Buying Based on Beliefs

Beliefs

Convictions about issues run deep these days – or perhaps people are just more vocal about sharing them. It should come as no surprise that beliefs are more important than ever to buyers.

The 2018 Edelman Earned Brand report found that almost two thirds–64%– of buyers are likely to choose, switch, avoid or even boycott a brand based on its stand on societal issues, an increase of 13% in a single year. The tendency to buy or avoid a brand based on beliefs has become mainstream, transcending age, income level, and location. Surprisingly, the notion of vote-via-wallet is more widespread in many other countries than it is in the US. People worldwide feel that the pocketbook is a more direct route to action than the ballot box:

• 46% of survey respondents feel brands have better problem-solving ideas than government.
• 53% believe brands can do more than governments to solve social ills.
• 54% agree that it’s easier for people to get brands to address social problems than get government to take action.

Edelman also found that in influencing purchases, where a brand stands on issues is of roughly equal importance to buyers as product features, but is actually more important when it comes to advocating for that brand. While 26% would talk to friends and family or post/like/comment based on a product’s features, 32% would do so based on a brand’s stand, regardless of the merit of a product itself.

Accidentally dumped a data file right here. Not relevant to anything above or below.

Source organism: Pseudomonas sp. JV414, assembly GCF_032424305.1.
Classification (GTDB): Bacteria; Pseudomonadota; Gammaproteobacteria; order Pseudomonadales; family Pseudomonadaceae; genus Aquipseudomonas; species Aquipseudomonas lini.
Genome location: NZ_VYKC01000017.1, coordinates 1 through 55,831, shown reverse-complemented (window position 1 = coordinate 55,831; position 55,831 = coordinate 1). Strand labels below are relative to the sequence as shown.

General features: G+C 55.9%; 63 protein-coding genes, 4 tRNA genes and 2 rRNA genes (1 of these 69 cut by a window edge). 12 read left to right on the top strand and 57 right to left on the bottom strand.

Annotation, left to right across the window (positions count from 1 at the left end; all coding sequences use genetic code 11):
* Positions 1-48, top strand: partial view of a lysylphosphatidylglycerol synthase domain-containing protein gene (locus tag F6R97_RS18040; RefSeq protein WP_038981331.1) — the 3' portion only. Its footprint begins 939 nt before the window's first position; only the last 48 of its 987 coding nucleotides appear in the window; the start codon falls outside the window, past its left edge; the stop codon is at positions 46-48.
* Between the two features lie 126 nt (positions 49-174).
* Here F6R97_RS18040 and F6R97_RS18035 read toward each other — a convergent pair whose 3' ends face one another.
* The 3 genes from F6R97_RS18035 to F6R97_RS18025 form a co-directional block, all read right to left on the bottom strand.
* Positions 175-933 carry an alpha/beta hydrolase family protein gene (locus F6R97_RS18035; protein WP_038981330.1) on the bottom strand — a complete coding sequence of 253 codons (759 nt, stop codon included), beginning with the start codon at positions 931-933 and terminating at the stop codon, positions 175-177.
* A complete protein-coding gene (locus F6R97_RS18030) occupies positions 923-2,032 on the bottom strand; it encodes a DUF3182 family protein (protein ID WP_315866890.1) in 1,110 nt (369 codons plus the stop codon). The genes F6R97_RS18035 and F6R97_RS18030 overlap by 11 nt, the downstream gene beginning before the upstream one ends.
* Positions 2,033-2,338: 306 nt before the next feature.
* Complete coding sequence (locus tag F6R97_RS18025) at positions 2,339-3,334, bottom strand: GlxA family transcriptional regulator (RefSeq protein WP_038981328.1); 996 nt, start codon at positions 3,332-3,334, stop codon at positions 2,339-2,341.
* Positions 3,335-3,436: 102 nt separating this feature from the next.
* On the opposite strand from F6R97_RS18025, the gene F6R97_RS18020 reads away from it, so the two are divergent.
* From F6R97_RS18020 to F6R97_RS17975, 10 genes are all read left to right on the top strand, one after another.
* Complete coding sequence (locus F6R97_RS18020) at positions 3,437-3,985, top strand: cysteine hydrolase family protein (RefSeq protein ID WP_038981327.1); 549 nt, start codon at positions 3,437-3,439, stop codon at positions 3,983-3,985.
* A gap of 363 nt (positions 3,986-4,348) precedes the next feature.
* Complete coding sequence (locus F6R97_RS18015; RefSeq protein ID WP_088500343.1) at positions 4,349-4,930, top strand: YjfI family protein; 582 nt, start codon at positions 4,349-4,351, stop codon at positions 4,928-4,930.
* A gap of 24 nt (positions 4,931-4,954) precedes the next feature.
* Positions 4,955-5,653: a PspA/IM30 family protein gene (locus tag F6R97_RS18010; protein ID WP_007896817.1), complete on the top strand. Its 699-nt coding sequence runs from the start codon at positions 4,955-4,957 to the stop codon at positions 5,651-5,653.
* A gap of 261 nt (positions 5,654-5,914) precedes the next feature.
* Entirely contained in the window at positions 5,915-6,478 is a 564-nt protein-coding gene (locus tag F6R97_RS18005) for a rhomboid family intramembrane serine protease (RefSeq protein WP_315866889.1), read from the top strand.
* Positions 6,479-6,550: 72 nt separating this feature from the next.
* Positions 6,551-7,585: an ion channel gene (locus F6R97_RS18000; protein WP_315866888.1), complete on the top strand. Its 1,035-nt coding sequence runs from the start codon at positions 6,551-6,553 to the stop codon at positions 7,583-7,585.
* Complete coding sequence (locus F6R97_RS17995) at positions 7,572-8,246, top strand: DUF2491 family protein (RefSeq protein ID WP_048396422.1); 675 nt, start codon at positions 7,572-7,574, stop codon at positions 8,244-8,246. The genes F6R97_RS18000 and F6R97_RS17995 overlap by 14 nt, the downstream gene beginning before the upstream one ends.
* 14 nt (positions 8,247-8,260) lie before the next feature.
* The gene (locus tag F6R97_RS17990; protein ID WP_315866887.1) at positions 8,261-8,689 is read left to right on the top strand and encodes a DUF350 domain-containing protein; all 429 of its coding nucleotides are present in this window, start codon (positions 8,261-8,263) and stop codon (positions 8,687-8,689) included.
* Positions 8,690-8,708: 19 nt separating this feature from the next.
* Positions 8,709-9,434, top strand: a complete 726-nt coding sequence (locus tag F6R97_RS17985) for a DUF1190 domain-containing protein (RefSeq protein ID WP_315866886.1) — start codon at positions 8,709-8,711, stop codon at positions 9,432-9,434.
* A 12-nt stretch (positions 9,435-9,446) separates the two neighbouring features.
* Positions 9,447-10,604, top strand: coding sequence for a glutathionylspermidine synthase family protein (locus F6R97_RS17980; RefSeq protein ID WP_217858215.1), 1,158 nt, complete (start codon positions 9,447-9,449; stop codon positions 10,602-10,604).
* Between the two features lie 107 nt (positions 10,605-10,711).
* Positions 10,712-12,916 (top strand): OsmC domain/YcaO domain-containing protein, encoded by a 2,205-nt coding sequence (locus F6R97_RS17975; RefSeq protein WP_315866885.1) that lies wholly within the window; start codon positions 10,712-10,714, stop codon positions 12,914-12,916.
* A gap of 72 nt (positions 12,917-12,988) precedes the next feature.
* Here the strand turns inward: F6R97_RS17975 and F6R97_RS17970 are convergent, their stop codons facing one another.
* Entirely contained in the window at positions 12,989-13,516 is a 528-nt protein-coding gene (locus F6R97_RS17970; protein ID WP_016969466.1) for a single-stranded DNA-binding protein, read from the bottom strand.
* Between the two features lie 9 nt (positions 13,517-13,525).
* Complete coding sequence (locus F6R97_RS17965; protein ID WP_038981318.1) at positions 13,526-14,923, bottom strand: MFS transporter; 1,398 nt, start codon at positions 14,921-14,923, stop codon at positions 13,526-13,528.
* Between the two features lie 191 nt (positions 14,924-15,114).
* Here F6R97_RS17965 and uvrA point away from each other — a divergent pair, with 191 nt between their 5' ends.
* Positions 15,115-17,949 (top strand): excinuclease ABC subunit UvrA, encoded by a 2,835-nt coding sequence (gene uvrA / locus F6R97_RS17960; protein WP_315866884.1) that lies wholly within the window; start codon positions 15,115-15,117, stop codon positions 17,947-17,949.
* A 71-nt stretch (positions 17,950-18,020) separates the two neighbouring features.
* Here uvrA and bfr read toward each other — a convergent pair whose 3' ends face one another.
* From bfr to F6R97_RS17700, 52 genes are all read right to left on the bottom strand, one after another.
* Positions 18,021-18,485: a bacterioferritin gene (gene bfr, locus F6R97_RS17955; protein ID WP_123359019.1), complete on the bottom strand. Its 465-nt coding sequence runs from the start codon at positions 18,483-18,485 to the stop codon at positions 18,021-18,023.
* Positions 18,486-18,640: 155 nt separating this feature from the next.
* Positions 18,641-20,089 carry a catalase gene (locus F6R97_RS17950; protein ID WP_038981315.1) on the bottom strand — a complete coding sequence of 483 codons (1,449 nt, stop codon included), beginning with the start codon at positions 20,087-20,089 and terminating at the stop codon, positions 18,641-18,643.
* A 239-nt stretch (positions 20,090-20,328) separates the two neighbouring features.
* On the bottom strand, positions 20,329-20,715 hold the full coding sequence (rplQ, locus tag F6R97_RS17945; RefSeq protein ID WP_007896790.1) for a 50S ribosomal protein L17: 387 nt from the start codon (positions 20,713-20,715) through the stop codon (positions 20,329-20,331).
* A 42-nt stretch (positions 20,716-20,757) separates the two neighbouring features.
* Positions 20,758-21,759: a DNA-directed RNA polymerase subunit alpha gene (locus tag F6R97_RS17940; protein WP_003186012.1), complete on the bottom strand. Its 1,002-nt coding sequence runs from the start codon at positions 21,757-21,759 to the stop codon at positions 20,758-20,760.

Taking action based on this data can seem like tricky business for a dealership. While brand and dealer go hand in glove, taking a stance is different for an OEM than a retailer, and in most cases, best practice dictates that keeping politics out of sales is advisable. Fortunately, as Richard Edelman recently mentioned in a CBS news interview, taking a progressive stand doesn’t necessarily mean taking a hard political position. There are plenty of relatively middle-of-the-road causes most people support. Appeal to customers on causes a majority typically agree on- access to education, for instance- rather than lean too far to the right or left.

Community involvement is nothing new to dealers- from sponsoring little league teams and “fun runs” for medical research, to providing scholarships and organizing food drives, dealers have been giving back to their communities about as long as cars have been on roads. Sometimes it may feel as though these efforts get less credit than they deserve, but as indicated by the Edelman report, beliefs are becoming more important to customers. While nobody likes a braggart- and doing good is its own reward, whether or not it results in sales- buyers support businesses they feel good about aligning themselves with. Communicating active, positive engagement in the community and society will likely become more important for dealerships in the future. Going forward, do some good and let your customers know that you not only care, you’re taking action. Dealer philanthropy is a tradition worth being a proud part of.

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